Q. This is a time when we remember the tragedy of war including the Holocaust. Has your family been touched by the tragedy?

A. My grandmother’s family perished in the Holocaust, and my main violin teacher, Ilona Feher, was a Holocaust survivor.  Part of the motivation to compose this piece was inspired by my desire to find out if she was at Theresiesnstadt.

Q. I’m wondering if you can tell me a bit about George Brady? 

A. My colleague, Constanze Beckmann, offers this description of him: “I was asked by her Excellency German Ambassador to Canada Sabine Sparwasser to curate the musical portion for the concerts in memory of the late George Brady.

“Unfortunately, I never met him. I feel very fortunate to have met his daughter Lara Brady who spoke at the concert in Toronto as part of Holocaust Education Week and she will also speak again at the concert on Sunday in Ottawa.

A young George Brady.

“In the Theresienstadt ghetto there was a group of about 40 boys aged between 13 and 15 who, under the guidance of a gifted teacher named Valtr, founded the imaginary Republic of Škid. In the midst of a concentration camp the boys built a state that was democratic and respected human rights. The democratic government of the republic Skid had its own chairman and council, there were parliamentary sessions in which the ideals and needs of the boys were discussed. The magazine VEDEM was the newspaper of the Republic and a real bulletin. It was hidden and survived the Holocaust. The teacher Valtr and many of the boys did not: most died in concentration camps and on death marches. One of the boys who survived was George Brady.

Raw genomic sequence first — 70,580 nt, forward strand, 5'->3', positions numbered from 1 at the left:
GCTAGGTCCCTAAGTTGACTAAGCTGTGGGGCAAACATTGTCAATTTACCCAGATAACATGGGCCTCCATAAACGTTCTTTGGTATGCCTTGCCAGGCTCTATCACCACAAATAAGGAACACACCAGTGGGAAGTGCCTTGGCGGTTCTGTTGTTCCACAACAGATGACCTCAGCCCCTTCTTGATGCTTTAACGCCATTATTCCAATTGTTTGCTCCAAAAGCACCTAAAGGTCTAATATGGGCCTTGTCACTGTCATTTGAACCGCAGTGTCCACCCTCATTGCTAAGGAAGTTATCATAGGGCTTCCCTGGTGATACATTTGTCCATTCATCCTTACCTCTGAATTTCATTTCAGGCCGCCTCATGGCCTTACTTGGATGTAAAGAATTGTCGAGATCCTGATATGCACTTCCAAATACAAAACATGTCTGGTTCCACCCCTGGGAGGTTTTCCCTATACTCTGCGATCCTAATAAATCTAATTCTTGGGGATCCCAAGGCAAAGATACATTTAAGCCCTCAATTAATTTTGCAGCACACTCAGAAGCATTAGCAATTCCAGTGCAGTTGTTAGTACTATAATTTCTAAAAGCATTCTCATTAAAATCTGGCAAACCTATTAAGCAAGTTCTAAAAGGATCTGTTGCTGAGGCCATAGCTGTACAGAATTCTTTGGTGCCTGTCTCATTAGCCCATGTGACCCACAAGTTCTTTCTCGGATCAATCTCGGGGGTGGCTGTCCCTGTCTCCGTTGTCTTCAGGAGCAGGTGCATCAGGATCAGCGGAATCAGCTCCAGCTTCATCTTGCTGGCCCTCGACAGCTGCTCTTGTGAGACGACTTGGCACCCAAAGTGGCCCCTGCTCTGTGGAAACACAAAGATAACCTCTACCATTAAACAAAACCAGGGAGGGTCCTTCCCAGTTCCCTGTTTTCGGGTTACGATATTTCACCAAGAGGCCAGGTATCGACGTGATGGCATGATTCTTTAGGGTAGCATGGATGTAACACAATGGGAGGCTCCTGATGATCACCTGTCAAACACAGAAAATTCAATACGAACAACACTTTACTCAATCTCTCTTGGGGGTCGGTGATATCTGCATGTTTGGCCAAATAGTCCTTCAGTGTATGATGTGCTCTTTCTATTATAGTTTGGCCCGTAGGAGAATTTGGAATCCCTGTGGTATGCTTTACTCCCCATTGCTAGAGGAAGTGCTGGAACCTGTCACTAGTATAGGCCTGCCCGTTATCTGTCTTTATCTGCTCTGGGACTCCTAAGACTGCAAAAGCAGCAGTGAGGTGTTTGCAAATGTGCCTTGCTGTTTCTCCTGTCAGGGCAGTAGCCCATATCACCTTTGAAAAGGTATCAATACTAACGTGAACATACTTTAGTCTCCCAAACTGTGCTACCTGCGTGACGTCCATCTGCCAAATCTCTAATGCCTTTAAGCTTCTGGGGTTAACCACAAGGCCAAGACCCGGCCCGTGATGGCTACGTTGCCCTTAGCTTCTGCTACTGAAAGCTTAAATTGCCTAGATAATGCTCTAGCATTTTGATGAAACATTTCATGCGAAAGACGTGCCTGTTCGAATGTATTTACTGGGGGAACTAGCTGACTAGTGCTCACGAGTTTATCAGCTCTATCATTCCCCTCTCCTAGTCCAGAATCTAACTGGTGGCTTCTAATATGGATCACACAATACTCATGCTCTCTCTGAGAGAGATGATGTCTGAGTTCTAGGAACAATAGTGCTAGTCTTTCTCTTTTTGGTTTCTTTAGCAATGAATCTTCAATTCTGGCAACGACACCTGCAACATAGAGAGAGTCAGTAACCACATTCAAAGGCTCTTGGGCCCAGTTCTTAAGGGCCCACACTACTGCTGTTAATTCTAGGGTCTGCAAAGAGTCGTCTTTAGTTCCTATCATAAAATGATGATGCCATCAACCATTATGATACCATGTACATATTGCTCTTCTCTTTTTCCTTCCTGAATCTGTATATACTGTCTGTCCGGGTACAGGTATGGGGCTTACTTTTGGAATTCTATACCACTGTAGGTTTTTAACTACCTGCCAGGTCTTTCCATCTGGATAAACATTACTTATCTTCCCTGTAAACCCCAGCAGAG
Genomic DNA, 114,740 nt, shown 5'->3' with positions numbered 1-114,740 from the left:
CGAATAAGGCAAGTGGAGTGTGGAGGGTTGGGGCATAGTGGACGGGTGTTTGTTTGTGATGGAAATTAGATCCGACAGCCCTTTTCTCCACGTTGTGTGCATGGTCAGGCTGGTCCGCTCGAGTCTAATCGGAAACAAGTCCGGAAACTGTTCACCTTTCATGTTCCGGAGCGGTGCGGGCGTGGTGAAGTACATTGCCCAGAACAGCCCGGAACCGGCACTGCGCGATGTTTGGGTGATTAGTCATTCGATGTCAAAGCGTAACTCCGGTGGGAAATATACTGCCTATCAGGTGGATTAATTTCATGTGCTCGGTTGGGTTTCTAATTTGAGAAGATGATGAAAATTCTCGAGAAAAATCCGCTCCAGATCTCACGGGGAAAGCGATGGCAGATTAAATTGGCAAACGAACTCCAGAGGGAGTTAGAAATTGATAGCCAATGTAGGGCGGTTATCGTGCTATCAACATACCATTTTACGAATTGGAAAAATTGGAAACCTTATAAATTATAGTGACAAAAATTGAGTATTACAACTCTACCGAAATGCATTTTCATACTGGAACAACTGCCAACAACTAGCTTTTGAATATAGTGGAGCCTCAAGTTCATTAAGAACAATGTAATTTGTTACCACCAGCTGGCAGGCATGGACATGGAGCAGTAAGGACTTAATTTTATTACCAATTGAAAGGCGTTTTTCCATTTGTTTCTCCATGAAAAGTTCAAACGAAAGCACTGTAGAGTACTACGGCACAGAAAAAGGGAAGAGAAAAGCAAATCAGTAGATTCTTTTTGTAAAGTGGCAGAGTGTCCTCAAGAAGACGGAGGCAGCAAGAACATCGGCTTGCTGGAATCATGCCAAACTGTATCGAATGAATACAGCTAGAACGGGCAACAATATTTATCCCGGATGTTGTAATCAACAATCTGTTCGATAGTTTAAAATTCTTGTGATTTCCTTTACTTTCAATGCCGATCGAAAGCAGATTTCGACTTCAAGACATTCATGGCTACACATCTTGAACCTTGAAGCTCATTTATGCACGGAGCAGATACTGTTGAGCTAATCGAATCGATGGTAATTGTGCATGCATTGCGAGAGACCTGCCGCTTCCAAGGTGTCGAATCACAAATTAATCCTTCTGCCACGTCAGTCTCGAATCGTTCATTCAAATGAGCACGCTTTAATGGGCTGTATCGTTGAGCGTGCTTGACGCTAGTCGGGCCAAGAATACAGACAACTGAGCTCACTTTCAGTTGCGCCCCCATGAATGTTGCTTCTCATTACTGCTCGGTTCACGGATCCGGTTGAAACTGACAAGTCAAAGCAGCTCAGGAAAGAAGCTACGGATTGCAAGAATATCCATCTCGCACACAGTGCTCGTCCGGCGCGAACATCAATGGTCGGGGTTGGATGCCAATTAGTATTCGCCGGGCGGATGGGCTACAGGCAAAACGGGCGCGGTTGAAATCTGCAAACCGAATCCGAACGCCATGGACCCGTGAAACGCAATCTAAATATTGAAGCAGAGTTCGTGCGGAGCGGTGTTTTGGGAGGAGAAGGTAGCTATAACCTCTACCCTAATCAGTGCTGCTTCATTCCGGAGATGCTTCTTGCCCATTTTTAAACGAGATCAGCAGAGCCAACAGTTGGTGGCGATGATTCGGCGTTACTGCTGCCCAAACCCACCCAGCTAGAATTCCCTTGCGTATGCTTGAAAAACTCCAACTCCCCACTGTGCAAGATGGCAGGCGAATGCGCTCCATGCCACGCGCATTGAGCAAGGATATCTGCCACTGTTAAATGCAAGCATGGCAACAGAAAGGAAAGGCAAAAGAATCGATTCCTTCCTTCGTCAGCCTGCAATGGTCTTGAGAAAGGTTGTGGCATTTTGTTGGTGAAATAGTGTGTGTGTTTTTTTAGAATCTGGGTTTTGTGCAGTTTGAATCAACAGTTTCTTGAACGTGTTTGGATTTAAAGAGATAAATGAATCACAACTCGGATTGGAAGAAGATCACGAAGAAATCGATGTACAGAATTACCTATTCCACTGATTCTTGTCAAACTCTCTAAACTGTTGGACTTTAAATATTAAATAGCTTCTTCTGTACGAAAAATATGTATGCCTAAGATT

“George Brady was liberated in Auschwitz; after the war he emigrated to Canada, founded a family and became a successful businessman in Toronto. He never spoke about the Holocaust until a Japanese teacher, who researched individual stories of young people in Auschwitz, spoke to him about his sister Hana who had been murdered there. Together with this teacher, George Brady, by then 70 years of age, began to teach about the Holocaust. His story and that of his sister was described in the book Hana’s Suitcase. The book is now on the curriculum of schools in many countries. During the last 20 years of his life, George Brady became a famous advocate for Holocaust remembrance and reconciliation between Germans and Jews. He died this year at the age of 91.

Constanze Beckmann will play on Sunday at Dominion-Chalmers.